The measure by Senate Majority Leader Michael Sanchez, a Belen Democrat, would change the state constitution to increase how much is allocated each year from the Land Grant Permanent Fund, which has assets worth about $13 billion.
The Senate Rules Committee approved the measure on a 5-4 party-line vote, with Republicans in opposition. The measure heads to another consideration and is expected to face stronger opposition.
A coalition of religious, education and social advocacy groups backs the proposal as a way to provide a dedicated source of money for early childhood programs ranging from child care to pre-kindergarten.
New Mexico was ranked worst in the county in child well-being by a recent national report. Supporters of the proposal said it would provide critical money for programs to help children succeed in school and later in the workforce.
"Something like this could change the game," said Sen. Jacob Candelaria, an Albuquerque Democrat.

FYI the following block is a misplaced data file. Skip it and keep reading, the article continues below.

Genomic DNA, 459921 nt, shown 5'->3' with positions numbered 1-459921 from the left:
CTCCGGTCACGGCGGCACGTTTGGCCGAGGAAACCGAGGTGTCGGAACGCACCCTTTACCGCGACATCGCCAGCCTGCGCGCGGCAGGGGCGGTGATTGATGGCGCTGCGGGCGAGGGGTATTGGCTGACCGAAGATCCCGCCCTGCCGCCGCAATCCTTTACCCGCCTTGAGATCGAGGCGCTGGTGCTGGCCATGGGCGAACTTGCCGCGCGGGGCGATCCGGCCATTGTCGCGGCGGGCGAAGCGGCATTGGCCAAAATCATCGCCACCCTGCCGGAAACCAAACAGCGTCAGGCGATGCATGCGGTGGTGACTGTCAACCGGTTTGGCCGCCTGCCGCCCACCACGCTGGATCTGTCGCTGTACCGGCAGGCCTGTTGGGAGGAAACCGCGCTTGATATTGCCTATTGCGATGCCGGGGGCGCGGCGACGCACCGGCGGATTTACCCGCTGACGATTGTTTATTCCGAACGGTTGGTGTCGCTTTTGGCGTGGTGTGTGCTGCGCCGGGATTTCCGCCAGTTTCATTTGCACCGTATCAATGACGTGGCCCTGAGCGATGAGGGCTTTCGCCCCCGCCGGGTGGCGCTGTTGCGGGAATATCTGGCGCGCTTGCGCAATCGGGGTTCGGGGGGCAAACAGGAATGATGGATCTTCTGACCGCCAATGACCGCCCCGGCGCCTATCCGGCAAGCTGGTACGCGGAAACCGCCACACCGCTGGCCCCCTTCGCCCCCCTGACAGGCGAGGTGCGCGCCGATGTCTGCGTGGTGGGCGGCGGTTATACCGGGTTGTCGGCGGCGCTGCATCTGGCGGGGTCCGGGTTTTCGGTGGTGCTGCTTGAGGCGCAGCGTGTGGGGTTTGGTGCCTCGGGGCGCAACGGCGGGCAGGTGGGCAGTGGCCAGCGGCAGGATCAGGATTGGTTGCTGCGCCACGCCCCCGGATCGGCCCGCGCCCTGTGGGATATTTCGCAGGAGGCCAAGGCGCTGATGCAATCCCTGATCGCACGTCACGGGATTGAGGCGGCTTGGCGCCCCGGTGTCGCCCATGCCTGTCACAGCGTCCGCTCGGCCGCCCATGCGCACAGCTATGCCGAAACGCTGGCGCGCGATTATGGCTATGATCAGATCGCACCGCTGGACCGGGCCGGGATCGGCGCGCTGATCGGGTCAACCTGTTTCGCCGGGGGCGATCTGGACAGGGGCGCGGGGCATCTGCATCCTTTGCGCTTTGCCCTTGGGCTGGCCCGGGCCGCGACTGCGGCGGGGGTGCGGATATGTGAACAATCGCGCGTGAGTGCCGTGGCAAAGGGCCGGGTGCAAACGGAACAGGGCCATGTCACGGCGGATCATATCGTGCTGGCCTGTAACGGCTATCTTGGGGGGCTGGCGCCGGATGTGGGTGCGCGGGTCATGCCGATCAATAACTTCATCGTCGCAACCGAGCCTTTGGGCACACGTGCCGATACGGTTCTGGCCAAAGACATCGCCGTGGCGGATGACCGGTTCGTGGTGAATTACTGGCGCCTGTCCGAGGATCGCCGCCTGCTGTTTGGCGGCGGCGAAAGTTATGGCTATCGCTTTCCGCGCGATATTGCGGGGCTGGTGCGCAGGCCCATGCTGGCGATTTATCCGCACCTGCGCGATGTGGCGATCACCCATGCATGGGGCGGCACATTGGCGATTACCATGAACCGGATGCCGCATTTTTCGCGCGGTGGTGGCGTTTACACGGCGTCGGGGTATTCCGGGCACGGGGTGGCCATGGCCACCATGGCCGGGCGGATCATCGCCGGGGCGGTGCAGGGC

Opponents contend the proposal would erode the fund's growth, lessening distributions for future generations. However, supporters have commissioned a private study that says the fund would continue to grow even with higher distributions.
The permanent fund receives royalties from oil and natural gas production and other income from land given to the state by the federal government.
Under current law, the fund is expected to provide more than $500 million this year for schools and 20 other public institutions, including universities and state hospitals. Public schools receive a majority of the money.
Sanchez advocates increasing the yearly payout, which is currently a percentage of the fund's average five-year market value. The proposal would provide about $160 million a year for early childhood programs.
However, Sanchez agreed to scale back the proposed increase—providing about $100 million for early childhood services—and will make that change when the measure is considered by the next committee.
Sen. Clemente Sanchez, a Grants Democrat and Rules Committee member, said he wouldn't support the proposal without the change.
The proposal, if endorsed by the Senate and House, would be placed on the November general election ballot for voter approval. Unlike a bill, a proposed constitutional amendment does not require the governor's signature.
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